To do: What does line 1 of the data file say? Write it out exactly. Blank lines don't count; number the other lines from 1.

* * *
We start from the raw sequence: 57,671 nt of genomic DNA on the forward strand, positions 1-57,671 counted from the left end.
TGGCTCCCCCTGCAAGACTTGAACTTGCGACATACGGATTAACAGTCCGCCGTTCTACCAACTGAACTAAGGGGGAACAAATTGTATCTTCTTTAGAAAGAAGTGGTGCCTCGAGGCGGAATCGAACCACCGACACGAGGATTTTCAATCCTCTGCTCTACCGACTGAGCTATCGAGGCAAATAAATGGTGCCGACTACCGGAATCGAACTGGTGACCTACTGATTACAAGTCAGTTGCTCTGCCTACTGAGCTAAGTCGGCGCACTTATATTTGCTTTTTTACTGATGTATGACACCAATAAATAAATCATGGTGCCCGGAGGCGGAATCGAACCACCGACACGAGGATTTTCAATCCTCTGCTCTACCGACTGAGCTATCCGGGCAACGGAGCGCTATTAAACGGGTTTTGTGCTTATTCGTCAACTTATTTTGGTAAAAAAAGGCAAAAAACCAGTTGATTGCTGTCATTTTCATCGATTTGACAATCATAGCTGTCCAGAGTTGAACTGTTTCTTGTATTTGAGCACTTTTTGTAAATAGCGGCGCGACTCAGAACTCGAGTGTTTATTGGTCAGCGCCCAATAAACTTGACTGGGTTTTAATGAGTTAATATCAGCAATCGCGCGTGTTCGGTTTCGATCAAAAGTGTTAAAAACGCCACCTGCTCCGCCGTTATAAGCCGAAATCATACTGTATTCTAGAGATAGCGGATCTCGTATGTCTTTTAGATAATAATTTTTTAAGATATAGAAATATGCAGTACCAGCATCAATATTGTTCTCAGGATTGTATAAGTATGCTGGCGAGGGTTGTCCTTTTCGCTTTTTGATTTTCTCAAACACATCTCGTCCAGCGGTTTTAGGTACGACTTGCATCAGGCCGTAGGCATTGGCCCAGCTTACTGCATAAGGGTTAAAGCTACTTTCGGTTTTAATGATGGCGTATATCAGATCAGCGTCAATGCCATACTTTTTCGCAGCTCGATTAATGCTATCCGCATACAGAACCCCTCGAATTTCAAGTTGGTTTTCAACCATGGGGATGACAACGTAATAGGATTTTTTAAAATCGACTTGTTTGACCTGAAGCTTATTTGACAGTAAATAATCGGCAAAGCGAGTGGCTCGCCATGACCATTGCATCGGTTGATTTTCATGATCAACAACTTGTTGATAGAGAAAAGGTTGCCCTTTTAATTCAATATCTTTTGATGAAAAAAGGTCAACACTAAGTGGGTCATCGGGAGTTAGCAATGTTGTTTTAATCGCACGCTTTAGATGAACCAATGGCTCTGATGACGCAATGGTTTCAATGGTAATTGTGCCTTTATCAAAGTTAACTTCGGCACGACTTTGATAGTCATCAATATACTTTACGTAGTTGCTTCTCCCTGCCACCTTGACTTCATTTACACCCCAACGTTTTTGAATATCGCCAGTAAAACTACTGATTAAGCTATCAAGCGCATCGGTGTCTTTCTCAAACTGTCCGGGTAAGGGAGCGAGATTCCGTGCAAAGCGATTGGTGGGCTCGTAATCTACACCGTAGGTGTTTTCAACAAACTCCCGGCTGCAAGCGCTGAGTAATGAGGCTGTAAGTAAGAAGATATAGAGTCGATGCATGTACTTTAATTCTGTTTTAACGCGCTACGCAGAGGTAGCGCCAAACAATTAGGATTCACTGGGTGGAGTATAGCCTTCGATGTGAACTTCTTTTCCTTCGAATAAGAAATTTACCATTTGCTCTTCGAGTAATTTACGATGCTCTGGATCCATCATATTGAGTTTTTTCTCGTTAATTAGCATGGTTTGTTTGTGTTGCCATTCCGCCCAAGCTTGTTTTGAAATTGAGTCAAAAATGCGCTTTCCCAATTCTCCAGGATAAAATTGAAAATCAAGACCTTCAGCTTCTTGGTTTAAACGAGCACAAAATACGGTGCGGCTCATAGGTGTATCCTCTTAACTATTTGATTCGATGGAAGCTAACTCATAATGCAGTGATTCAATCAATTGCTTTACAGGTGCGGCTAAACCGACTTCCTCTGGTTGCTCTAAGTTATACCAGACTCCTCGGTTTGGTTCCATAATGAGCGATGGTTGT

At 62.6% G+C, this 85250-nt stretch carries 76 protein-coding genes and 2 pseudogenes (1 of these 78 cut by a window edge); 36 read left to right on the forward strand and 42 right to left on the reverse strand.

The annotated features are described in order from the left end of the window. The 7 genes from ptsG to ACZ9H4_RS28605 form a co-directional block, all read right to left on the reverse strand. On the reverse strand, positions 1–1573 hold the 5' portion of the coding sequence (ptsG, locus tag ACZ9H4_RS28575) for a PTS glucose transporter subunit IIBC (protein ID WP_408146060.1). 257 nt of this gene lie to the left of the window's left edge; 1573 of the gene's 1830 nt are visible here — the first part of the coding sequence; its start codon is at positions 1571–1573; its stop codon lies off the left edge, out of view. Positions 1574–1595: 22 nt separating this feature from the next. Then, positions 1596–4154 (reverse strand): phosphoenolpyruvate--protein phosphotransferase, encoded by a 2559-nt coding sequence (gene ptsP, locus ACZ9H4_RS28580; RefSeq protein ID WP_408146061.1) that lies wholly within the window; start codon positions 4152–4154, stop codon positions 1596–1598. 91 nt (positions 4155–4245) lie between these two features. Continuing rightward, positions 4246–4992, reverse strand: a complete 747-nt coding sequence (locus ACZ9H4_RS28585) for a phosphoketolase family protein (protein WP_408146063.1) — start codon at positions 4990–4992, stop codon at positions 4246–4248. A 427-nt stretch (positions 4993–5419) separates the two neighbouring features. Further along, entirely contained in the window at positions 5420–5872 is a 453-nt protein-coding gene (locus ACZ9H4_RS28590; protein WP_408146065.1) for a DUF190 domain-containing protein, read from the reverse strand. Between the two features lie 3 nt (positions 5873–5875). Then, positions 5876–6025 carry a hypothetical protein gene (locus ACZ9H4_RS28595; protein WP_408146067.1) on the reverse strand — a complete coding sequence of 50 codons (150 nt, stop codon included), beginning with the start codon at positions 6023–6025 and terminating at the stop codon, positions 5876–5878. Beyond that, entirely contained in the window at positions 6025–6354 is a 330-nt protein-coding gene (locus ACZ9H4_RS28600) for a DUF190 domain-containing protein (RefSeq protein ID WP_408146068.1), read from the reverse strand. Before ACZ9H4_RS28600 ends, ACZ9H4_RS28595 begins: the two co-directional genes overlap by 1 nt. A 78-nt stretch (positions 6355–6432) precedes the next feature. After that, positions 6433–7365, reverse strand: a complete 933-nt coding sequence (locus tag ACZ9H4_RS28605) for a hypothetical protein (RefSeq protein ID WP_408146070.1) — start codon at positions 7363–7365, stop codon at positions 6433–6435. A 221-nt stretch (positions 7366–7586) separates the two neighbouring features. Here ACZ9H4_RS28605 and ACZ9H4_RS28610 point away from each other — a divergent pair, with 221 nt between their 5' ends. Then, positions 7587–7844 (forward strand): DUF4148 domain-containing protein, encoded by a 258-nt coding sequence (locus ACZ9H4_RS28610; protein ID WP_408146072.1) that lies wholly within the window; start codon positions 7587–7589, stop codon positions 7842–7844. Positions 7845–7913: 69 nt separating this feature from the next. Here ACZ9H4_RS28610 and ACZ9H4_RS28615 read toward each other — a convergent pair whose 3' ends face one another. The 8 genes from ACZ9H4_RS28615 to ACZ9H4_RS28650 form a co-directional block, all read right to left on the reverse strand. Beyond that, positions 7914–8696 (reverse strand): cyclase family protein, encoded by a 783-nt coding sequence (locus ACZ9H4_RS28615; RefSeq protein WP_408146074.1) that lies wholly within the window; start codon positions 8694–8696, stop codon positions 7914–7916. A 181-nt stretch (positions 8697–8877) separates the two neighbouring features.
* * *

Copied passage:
We start from the raw sequence: 57,671 nt of genomic DNA on the forward strand, positions 1-57,671 counted from the left end.